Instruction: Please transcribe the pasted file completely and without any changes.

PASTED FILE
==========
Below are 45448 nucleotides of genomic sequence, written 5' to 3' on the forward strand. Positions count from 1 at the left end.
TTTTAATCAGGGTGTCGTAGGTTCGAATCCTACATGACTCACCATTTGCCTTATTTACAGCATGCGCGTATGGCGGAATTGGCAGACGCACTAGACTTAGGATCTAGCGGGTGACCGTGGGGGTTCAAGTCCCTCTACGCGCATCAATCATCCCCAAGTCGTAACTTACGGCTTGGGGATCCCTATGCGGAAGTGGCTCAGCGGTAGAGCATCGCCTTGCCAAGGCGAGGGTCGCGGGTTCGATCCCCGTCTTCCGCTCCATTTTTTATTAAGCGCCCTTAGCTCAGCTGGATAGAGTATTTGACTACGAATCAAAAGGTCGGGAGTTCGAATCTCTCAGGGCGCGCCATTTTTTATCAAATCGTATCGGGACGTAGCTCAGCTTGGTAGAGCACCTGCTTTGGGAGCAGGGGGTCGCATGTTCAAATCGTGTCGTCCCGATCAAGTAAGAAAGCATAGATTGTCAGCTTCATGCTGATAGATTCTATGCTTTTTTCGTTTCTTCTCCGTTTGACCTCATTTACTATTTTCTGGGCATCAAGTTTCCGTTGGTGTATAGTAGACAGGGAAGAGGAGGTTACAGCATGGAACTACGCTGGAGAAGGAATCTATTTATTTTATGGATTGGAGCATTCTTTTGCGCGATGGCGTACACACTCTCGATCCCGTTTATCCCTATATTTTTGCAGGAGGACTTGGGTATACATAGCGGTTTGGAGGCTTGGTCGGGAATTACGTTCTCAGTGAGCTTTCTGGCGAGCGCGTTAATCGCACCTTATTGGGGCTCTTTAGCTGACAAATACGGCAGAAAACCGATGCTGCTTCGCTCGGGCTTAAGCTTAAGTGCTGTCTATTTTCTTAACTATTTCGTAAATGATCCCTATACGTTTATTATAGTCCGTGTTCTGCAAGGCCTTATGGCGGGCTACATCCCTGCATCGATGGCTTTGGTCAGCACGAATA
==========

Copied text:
Below are 45448 nucleotides of genomic sequence, written 5' to 3' on the forward strand. Positions count from 1 at the left end.
TTTTAATCAGGGTGTCGTAGGTTCGAATCCTACATGACTCACCATTTGCCTTATTTACAGCATGCGCGTATGGCGGAATTGGCAGACGCACTAGACTTAGGATCTAGCGGGTGACCGTGGGGGTTCAAGTCCCTCTACGCGCATCAATCATCCCCAAGTCGTAACTTACGGCTTGGGGATCCCTATGCGGAAGTGGCTCAGCGGTAGAGCATCGCCTTGCCAAGGCGAGGGTCGCGGGTTCGATCCCCGTCTTCCGCTCCATTTTTTATTAAGCGCCCTTAGCTCAGCTGGATAGAGTATTTGACTACGAATCAAAAGGTCGGGAGTTCGAATCTCTCAGGGCGCGCCATTTTTTATCAAATCGTATCGGGACGTAGCTCAGCTTGGTAGAGCACCTGCTTTGGGAGCAGGGGGTCGCATGTTCAAATCGTGTCGTCCCGATCAAGTAAGAAAGCATAGATTGTCAGCTTCATGCTGATAGATTCTATGCTTTTTTCGTTTCTTCTCCGTTTGACCTCATTTACTATTTTCTGGGCATCAAGTTTCCGTTGGTGTATAGTAGACAGGGAAGAGGAGGTTACAGCATGGAACTACGCTGGAGAAGGAATCTATTTATTTTATGGATTGGAGCATTCTTTTGCGCGATGGCGTACACACTCTCGATCCCGTTTATCCCTATATTTTTGCAGGAGGACTTGGGTATACATAGCGGTTTGGAGGCTTGGTCGGGAATTACGTTCTCAGTGAGCTTTCTGGCGAGCGCGTTAATCGCACCTTATTGGGGCTCTTTAGCTGACAAATACGGCAGAAAACCGATGCTGCTTCGCTCGGGCTTAAGCTTAAGTGCTGTCTATTTTCTTAACTATTTCGTAAATGATCCCTATACGTTTATTATAGTCCGTGTTCTGCAAGGCCTTATGGCGGGCTACATCCCTGCATCGATGGCTTTGGTCAGCACGAATA